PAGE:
Fiddling with NAPLAN while PISA burns

It is the bleakest of midwinter and your house feels cold. Despite apparently having the heating turned on, you check the thermometer and you see that it is just 10°C and the temperature even appears to be dropping over time. Do you:

A. Decide to check the thermometer less often?

B. Check the thermometer but then hide the temperature measurements from the rest of your family?

C. Declare that thermometers do not work because your house is getting colder?

D. Fix the heating?

The correct answer is D, but answers A through to C may appeal to the education ministers of a number of Australian states who have commissioned a report that makes similar suggestions about NAPLAN, Australia’s national literacy and numeracy assessment programme.

Currently, students sit NAPLAN assessments in Years 3, 5, 7 and 9. The review suggests reducing this to Years 3 and 7 or perhaps 4 and 8. It also floats the idea of making it harder for parents to find NAPLAN information about schools through the MySchool website. All of this appears to be under the assumption that NAPLAN doesn’t work because it has not fixed literacy and numeracy outcomes in Australia.

I am critical of NAPLAN in its current form. The numeracy tests have far too few questions for students to attempt without the use of a calculator, sending the signal that calculation by hand is no longer important. The reading and writing assessments select from random content rather than the content of a rigorous curriculum. Partly, this is because the Australian curriculum is not rigorous and is instead knowledge-lite and vague. However, even if the curriculum were to be reformed, I suspect the authors of NAPLAN would still select random contexts for reading and writing rather than context from the previous year’s curriculum content because they have a view of reading comprehension and writing composition as wholly generic skills. They are not. A large component of both is domain specific – you can read and write better about stuff you know about. The current arrangements therefore privilege the already privileged – the students who have family discussions about the news and family visits to museums.

I would also add a science test. I suspect that science content is not taught rigorously in Australian schools but it would be good to know and track this.

Instead, the review floats the prospect of assessing non-existent ‘general capabilities’ such as critical thinking through the writing assessment. You can certainly teach students to think critically within a subject discipline by essentially teaching that discipline to a high level, but the idea that critical thinking is somehow a general capability that can be applied equally well from one domain of knowledge to another is simply wrong. Attempting to assess it as a generic skill will therefore not help.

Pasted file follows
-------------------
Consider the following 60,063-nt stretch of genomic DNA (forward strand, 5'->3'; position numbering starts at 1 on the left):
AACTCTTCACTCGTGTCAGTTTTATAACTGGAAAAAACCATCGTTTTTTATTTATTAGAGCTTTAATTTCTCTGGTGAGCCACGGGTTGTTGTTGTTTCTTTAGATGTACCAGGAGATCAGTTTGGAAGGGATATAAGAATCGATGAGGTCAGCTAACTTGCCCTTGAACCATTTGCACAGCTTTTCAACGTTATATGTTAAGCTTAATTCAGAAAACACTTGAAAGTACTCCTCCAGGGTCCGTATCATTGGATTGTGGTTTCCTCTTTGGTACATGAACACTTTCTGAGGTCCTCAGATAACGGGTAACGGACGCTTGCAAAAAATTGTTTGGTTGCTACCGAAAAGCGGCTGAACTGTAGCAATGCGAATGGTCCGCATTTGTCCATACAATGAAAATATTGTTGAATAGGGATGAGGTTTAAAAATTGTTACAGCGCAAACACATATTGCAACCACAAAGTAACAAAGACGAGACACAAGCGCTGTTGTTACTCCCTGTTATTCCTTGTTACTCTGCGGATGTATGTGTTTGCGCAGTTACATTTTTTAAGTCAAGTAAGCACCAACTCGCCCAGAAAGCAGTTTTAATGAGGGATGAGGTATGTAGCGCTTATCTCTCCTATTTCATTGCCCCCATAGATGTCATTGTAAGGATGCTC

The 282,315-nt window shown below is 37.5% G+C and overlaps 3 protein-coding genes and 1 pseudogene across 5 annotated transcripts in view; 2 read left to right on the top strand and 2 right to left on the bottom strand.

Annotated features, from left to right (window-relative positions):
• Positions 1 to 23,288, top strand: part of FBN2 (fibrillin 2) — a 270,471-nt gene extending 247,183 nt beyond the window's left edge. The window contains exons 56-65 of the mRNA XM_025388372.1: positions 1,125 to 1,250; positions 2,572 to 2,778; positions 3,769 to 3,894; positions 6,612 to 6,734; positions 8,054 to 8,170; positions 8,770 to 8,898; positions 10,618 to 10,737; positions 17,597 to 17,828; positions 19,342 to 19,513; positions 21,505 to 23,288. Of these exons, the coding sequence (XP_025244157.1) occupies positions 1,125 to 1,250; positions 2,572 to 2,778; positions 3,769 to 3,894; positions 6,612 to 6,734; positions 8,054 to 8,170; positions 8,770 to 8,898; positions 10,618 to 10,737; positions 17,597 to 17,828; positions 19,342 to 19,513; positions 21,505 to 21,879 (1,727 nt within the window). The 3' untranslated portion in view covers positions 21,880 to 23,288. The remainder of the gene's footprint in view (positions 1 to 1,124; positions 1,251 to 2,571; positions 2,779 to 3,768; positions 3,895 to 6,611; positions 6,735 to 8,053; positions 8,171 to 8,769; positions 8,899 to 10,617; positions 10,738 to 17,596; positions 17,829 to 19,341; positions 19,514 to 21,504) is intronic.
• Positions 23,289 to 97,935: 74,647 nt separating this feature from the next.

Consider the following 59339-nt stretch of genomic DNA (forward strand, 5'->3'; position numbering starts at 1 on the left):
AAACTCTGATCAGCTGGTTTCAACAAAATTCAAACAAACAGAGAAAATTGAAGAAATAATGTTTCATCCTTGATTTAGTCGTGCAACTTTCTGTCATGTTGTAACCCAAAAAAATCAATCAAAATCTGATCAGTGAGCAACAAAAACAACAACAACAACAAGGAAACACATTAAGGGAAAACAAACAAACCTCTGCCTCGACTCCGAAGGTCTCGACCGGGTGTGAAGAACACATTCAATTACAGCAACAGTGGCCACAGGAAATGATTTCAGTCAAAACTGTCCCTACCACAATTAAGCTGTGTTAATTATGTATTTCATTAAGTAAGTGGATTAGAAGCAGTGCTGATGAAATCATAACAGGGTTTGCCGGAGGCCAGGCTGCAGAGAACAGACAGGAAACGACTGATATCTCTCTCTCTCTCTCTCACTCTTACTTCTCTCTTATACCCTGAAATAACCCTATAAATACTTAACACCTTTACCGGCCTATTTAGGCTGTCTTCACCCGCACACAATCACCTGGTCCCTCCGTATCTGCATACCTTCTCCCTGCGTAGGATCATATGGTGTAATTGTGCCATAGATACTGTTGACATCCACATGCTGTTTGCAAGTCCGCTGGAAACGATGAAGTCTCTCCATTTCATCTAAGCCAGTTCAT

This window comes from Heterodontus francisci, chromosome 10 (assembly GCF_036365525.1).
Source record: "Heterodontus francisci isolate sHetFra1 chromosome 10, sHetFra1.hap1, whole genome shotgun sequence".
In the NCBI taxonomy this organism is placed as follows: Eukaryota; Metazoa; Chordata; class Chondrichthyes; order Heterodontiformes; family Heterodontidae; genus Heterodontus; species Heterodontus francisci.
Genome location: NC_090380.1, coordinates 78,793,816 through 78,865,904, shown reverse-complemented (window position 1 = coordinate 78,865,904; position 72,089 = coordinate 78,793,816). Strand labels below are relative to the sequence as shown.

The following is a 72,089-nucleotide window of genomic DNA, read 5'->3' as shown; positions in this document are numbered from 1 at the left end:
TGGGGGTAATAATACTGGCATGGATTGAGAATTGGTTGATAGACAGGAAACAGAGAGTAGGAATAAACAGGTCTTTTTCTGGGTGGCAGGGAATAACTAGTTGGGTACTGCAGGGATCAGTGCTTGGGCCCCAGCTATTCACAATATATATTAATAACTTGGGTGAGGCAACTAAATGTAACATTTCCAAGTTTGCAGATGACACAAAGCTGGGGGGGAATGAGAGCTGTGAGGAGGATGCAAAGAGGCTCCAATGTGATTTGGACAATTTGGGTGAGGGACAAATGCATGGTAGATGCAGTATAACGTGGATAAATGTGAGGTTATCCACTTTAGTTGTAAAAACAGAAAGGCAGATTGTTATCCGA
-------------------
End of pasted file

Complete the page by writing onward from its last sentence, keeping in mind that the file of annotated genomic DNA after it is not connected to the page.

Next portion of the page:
In the context of this week’s depressing PISA news, this review seems particularly incongruous. NAPLAN is not perfect, but I would rather have it than not and I believe parents have a right to the information it produces. If individual schools are spending months and months doing NAPLAN preparation or freaking their students out about the assessments then that is on them. Not only is it morally dubious, it won’t work. They should focus on building and delivering a rich and robust curriculum and then explicitly teaching it.

Education ministers should either focus on helping schools deliver these goals or get out of the way, give them more autonomy and let them figure it out for themselves.


6 thoughts on “Fiddling with NAPLAN while PISA burns

  1. Unfortunately, it’s “E”… we seem to do all of the above!

    First, we decide to check the thermometer less often hoping the temperature picks up. Our partner asks us why is it still cold and we say we have it under control. So, we check the thermometer again but then hide the temperature measurements from the rest of your family. If they ask, you say it reads ok. You are then maligned by the family who delighted the job to sort out the thermostat so, you declare that the thermometer does not work because your house is getting colder. Only when someone gets pneumonia or frost bite do we then decide it is time to fix the heating!

  2. I agree with you, ‘critical thinking’, ‘problem solving’ and ‘creativity’ are merely bureaucratic or journalistic tropes, they have no parameters; indeed, how do we teach to any of them? However, the only discipline that might align with ‘critical thinking’ is philosophy, specifically logic. Law also might produce some generalisable capabiltiies (but these are usually exhibited by smart experienced people).
    So there we are. More rigor for the curriculum. However a knowledge-rich explicitly taught curriculum not crowded with fashionable obsessions du jour would be best.

    • Maybe the start of critical thinking in the real world is the investigators’ ABC: assume nothing, believe no one and check everything. There that should work. I can’t think of a ‘D’ to extend it but the ‘E’ could be ‘everyone has an angle’.

  3. Matthew says:

    no need to test every student to get a good understanding of how the system as a whole is performing, you can do that for vastly less expense with a decent sample – like the way PISA is conducted. NAPLAN has failed in a sense, it was justified by some that by placing the result on the myschool website compettitive pressures between schools combined with parental choice would result in improvements – by encouraging schools to lift their game. Seems that schools need more than NAPLAN to get better results

  4. Kylie Laws says:

    It is ‘E’. Stop obsessing over the thermometer and your heating system and realise some one has left all the windows open.

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